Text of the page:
Pishukan Swell Statistics, June: All Swell – Any Wind
This picture describes the variation of swells directed at Pishukan through a typical June. It is based on 1834 NWW3 model predictions since 2006 (values every 3 hours). The wave model does not forecast wind and surf right at the shore so we have chosen the best grid node based on what we know about Pishukan. In this particular case the best grid node is 15 km away (9 miles).
The rose diagram shows the distribution of swell directions and swell sizes, while the graph at the bottom shows the same thing but lacks direction information. Five colours show increasing wave sizes. The smallest swells, less than 0.5m (1.5 feet), high are coloured blue. These happened only 0% of the time. Green and yellow represent increasing swell sizes and red represents highest swells greater than >3m (>10ft). In both graphs, the area of any colour is proportional to how often that size swell was forecast.
The diagram indicates that the most common swell direction, shown by the longest spokes, was S (which was the same as the dominant wind direction). Because the wave model grid is out to sea, sometimes a strong offshore wind blows largest waves away from Pishukan and offshore. We group these with the no surf category of the bar chart. To avoid confusion we don't show these in the rose graph. Because wind determines whether or not waves are clean enough to surf at Pishukan, you can select a similar diagram that shows only the swells that were expected to coincide with glassy or offshore wind conditions. Over an average June, swells large enough to cause surfable waves at Pishukan run for about 48% of the time.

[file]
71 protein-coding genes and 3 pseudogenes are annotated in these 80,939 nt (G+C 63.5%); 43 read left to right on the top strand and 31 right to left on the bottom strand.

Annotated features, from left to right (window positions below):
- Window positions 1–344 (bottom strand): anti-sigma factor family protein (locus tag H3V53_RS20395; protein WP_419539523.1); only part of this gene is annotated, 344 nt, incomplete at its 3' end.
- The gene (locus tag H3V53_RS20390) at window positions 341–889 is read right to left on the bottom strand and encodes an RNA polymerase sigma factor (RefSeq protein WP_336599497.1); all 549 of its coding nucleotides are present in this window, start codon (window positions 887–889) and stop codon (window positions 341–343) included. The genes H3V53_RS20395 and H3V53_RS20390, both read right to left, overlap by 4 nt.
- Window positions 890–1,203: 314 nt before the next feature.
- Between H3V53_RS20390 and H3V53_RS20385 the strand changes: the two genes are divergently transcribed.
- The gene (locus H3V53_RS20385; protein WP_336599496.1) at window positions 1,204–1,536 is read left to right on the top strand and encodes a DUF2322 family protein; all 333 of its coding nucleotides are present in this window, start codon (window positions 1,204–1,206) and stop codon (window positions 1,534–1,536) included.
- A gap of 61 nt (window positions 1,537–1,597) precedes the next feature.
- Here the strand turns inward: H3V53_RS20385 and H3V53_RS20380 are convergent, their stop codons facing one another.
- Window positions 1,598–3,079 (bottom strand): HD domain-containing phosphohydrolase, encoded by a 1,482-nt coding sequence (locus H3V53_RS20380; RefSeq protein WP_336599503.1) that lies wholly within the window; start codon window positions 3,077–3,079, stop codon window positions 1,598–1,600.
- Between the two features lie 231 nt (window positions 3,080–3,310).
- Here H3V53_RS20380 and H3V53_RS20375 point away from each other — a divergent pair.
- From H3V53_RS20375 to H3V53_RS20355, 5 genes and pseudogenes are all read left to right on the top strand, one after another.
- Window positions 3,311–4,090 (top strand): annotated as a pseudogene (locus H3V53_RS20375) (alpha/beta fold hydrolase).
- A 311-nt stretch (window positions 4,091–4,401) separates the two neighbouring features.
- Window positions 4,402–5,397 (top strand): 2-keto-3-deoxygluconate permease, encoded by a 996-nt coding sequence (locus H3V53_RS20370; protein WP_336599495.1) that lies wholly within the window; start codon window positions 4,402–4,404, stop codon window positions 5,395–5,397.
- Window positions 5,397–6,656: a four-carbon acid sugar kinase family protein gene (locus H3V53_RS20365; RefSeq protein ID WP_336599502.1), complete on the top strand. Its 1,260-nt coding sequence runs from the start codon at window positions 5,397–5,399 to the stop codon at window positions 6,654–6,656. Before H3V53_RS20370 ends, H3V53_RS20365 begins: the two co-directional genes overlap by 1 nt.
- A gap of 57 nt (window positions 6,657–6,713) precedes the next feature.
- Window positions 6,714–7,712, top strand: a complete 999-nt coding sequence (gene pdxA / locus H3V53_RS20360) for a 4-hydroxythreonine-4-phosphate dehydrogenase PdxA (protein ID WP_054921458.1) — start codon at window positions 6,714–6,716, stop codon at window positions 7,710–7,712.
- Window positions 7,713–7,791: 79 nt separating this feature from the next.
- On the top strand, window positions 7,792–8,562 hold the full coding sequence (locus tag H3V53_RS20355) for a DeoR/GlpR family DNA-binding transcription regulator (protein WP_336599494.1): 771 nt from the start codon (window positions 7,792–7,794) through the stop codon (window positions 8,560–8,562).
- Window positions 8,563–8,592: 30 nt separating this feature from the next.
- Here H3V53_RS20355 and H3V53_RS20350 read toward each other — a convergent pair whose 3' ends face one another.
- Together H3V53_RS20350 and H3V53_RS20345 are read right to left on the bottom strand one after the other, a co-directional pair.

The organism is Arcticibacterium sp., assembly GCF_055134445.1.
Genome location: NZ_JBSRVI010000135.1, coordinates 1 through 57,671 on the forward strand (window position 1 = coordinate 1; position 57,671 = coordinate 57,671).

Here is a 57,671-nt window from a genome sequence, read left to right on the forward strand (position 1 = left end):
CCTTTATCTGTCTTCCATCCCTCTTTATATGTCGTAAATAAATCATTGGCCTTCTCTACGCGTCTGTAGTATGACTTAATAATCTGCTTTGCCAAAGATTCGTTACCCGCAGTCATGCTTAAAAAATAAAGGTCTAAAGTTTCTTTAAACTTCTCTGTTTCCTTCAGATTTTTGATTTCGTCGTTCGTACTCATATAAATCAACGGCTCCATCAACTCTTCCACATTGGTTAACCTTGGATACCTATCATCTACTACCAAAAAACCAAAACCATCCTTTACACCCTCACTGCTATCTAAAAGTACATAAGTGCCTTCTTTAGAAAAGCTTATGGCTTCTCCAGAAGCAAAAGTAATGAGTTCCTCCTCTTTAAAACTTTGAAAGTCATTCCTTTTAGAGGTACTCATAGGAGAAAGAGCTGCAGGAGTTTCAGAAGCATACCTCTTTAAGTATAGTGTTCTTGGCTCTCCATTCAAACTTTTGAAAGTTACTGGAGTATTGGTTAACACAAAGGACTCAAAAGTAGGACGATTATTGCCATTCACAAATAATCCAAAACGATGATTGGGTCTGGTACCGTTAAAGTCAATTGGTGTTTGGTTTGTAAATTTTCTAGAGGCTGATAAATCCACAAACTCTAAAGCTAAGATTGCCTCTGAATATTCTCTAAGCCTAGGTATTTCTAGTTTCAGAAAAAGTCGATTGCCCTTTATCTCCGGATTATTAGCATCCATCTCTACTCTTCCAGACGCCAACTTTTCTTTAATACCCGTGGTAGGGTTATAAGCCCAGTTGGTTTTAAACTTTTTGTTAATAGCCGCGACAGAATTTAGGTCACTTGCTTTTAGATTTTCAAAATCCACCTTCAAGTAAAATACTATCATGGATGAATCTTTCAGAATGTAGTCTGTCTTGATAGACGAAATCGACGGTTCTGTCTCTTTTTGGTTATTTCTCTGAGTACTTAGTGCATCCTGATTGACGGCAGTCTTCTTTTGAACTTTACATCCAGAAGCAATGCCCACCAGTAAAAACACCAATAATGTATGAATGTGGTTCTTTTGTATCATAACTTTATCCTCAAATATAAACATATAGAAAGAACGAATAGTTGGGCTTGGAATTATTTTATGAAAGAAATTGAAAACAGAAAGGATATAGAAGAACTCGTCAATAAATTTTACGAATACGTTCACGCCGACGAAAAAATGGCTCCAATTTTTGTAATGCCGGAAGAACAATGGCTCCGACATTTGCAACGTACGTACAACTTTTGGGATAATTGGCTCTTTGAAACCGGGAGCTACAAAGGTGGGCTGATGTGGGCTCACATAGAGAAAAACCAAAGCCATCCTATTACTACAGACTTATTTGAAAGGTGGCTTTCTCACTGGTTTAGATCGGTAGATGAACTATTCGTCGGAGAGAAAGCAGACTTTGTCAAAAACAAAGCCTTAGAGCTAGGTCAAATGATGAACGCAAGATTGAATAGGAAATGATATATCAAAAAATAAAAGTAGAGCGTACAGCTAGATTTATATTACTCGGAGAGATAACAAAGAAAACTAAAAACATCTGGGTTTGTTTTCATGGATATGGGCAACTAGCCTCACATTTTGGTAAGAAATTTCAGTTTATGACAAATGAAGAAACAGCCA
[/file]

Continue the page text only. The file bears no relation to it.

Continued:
IMPORTANT: Beta version feature! Swell heights are open water values from NWW3. There is no attempt to model near-shore effects. Coastal wave heights will generally be less, especially if the break does not have unobstructed exposure to the open ocean.